-Going to library reading sessions. While it may have been completely useless as far getting me to interact DURING the class, I certainly took something from it afterwards and that is really all you could hope for. Sometimes you do not get it all.

-My parents encouraged me to make my own friends, I do not remember once having them take my hand and go over to a group of kids and have me introduce myself. Because I was not going to. If that meant I spent a few lonely years that was okay, eventually I would find someone who I felt fit the position of being my friend. The first play mate I remember? It was a boy!

-My mother and father’s ways of dealing with shyness are vastly different. My father was more a gentle sort and allowed me to pursue my shyness and hang by his side. My mother was very pushy and although sometimes it seemed overboard I would not actually have the job I have now if it weren’t for her pushiness when I was in Grade 7. She signed me up to be a day camp volunteer. From there, it opened doors to coaching and working with various organizations! It is important to have that connection with someone who lets you be who you need to be and someone who wants you to try different things.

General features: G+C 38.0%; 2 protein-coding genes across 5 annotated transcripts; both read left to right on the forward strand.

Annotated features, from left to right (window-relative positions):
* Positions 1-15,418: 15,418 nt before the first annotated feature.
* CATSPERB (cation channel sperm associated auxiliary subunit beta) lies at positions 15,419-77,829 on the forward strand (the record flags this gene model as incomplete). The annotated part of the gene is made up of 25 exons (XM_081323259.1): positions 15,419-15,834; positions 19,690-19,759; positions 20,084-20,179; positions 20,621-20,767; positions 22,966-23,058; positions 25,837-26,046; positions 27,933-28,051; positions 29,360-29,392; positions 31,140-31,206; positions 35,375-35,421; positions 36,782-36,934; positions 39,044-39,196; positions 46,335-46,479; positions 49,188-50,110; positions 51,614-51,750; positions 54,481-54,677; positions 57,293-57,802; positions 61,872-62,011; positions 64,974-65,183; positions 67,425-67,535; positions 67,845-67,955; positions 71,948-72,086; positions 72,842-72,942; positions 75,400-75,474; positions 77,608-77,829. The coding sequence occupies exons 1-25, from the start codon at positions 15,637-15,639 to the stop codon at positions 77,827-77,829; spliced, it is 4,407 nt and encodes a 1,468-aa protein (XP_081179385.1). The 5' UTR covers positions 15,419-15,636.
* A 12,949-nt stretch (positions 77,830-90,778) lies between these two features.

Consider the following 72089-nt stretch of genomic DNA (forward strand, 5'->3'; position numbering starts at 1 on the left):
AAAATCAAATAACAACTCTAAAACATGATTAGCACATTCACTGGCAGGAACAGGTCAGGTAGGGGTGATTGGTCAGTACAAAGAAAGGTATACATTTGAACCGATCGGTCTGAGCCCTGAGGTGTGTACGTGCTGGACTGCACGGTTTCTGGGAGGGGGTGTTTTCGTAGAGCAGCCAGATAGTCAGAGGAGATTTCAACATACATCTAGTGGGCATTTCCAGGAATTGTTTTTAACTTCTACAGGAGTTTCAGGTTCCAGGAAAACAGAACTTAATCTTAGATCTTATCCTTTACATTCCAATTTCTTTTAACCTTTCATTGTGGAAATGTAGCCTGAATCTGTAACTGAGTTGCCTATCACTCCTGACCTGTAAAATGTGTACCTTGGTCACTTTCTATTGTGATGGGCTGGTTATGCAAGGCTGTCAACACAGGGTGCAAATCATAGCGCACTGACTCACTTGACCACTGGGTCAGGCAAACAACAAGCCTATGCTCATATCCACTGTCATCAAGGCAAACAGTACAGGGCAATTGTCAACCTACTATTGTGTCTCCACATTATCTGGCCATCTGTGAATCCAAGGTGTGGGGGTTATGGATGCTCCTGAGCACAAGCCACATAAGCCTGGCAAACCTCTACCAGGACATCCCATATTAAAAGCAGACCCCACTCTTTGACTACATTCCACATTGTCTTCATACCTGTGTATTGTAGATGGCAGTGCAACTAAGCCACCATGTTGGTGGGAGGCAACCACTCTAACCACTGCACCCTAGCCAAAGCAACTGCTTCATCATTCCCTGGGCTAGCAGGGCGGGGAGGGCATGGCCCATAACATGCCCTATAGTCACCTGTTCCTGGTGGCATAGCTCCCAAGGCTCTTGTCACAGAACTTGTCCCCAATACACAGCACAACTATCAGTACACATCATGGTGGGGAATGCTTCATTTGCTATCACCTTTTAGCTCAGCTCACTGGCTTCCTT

-My strengths were celebrated and my weaknesses were not mentioned as being problems. Yes, when I was younger my shyness was often apologized for but as I got older and my parents got to know me better, it became more a case of putting me in situations where my shyness did not have to come out. I did not have to feel like I needed to protect myself with it. This meant not pushing me into groups after a certain point.

-Rather than my mother standing in shock and being all “No way, she’s good at Theatre?!?” my mother acted like I had been good at it all along! I think this helped me in Grade 5 as my weaknesses played no part in my love for Theatre but I simply found something that had been previously hidden before.

Anyways, that is just the way I learned English and how to interact with those around me, much of it was done through SELF-exploration. Being someone who now works with kids, I find we are steering away from self-exploration and trying too hard to find the solutions to social problems too quickly.We are expecting success only from extroverted people and expecting very little from introverted, labeling them as not participating in an appropriate manner or as we see fit. This idea needs to change and once that idea changes and we realize that the two need each other to be successful I think more people will accept both ways of learning. When both ways of learning are accepted and supported who knows what brilliant minds could come up with next.


2 thoughts on “Learning English

    • ornblovo says:

      Wow! I loved that video. She hits the nail right on the head. Thanks for sharing! I had no idea about TED talks, I just watched five of them. Neat stuff! Thank you!